Lowering urine calcium levels is one benefit of reducing salt intake. The likelihood of forming kidney stones is inversely proportional to the amount of calcium in the urine.
Read nutrition labels thoroughly if you want to cut down on your sodium intake.
The list of high-sodium foods includes:
chips, crackers, and other packaged snacks.
soups in a can
vegetables in a can
Meat products used for packing lunches.
Monosodium glutamate-containing foods.
salt-free meals (baking soda).
Try using fresh herbs or a salt-free, herbal spice blend instead of salt to add flavor to your food.
4. Eat fewer oxalate-rich foods
Oxalate, a natural chemical found in foods, combines with calcium in the urine to produce kidney stones. Foods high in oxalates should be avoided or limited to reduce the risk of developing these stones.
Foods that are particularly high in oxalates include:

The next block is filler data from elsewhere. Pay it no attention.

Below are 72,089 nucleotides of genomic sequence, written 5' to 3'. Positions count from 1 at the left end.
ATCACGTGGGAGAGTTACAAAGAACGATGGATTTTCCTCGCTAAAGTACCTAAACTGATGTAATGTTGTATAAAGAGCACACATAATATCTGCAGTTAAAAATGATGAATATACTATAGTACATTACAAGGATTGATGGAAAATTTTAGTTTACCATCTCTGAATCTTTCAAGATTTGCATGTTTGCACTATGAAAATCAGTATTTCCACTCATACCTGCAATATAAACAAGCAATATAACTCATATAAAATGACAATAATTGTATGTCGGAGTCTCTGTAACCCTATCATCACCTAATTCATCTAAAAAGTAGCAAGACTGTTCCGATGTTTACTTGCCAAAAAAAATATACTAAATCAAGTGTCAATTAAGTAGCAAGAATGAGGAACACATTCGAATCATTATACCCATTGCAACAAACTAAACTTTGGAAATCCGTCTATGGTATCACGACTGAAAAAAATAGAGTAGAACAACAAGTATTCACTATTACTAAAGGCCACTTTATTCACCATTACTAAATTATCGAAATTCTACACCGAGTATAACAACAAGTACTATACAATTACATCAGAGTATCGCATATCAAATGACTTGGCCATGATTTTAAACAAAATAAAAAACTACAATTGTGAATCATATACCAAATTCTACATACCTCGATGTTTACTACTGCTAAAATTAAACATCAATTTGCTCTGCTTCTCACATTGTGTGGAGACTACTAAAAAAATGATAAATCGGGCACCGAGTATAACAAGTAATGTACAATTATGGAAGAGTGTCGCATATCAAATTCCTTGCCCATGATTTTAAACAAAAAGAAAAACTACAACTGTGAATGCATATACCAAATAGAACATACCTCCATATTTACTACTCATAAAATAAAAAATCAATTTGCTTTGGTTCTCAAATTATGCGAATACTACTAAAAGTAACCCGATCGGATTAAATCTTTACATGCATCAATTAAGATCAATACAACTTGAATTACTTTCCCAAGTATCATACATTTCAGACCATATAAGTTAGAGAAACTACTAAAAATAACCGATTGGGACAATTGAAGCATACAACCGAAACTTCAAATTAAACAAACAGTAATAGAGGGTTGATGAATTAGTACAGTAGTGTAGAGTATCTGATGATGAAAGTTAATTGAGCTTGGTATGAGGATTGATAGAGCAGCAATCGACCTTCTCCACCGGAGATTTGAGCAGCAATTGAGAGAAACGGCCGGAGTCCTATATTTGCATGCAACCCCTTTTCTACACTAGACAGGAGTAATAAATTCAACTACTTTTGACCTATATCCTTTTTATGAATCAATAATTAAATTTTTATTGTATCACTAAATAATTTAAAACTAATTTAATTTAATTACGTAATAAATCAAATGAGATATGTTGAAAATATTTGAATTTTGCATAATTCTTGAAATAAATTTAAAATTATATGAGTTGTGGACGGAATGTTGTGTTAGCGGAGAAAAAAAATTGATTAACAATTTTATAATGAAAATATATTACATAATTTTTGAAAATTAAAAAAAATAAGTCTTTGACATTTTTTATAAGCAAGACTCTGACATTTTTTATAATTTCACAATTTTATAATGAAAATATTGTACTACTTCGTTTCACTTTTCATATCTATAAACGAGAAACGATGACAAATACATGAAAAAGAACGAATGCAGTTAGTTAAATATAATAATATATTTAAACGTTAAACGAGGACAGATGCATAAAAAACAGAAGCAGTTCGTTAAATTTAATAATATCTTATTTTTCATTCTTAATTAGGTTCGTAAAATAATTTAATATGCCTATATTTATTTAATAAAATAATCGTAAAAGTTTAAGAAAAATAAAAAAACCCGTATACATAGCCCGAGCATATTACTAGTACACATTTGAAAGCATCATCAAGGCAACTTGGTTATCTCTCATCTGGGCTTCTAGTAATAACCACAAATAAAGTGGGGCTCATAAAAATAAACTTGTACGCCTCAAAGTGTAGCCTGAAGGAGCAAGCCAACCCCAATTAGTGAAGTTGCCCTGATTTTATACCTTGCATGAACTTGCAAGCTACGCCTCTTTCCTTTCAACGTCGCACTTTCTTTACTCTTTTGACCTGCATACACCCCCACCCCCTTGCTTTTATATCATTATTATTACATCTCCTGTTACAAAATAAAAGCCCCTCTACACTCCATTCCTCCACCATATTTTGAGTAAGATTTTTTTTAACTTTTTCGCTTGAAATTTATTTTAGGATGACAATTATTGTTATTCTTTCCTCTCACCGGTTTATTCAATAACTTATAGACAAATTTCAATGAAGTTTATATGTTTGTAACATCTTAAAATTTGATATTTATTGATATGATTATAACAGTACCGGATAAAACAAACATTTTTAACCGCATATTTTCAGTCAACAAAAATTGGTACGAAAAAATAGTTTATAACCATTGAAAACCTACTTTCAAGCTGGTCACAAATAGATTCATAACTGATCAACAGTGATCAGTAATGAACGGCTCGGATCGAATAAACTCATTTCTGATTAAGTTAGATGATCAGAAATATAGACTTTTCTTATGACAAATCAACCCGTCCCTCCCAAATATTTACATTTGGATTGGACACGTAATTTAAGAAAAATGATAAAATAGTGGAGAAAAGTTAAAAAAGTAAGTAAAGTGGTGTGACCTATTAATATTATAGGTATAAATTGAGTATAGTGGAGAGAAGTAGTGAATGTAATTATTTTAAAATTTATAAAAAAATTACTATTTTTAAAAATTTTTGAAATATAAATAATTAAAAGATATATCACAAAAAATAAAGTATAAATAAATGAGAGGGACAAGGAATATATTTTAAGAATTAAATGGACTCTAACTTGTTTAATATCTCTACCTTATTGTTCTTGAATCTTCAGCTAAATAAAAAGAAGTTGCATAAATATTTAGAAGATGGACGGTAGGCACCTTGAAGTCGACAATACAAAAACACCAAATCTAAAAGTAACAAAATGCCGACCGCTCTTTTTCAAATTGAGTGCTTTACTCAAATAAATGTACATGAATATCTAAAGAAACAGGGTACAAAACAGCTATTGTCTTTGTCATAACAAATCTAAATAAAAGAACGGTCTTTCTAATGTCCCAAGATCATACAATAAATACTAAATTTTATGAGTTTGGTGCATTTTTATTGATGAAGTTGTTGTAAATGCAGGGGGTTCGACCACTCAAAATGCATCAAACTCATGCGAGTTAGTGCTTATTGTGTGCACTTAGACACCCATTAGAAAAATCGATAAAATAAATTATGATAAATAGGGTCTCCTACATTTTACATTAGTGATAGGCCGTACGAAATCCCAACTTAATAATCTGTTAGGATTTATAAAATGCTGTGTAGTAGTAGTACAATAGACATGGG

soybeans and their by-products
flour made from wheat germ.
Ingesting foods high in both oxalate and calcium at the same time reduces the risk of developing kidney stones because oxalate and calcium bind together in the digestive tract before reaching the kidneys.
5. Eat less animal protein
Consuming a lot of animal protein can make your pee more acidic. Uric acid and calcium oxalate kidney stones have been linked to high urine acid.
It’s best if you could avoid or cut back on:
6. Avoid vitamin C supplements
Supplemental ascorbic acid (vitamin C) has been linked to an increased risk of kidney stones, particularly in males.
The chance of developing a kidney stone was found to be increased in men who took large doses of vitamin C supplements in 2013. Vitamin C from food sources, according to the study’s authors, poses no such danger.
7. Explore herbal remedies
The “stone breaker,” or Chanca Piedra, is a well-known herbal folk treatment for kidney stones. There’s speculation that using this plant can reduce the likelihood of developing calcium oxalate stones. The size of the stones already in place is thought to shrink as a result.
Please exercise caution when using herbal therapies. They haven’t been well studied or regulated for use in either preventing or treating kidney stones.
How to prevent kidney stones with medication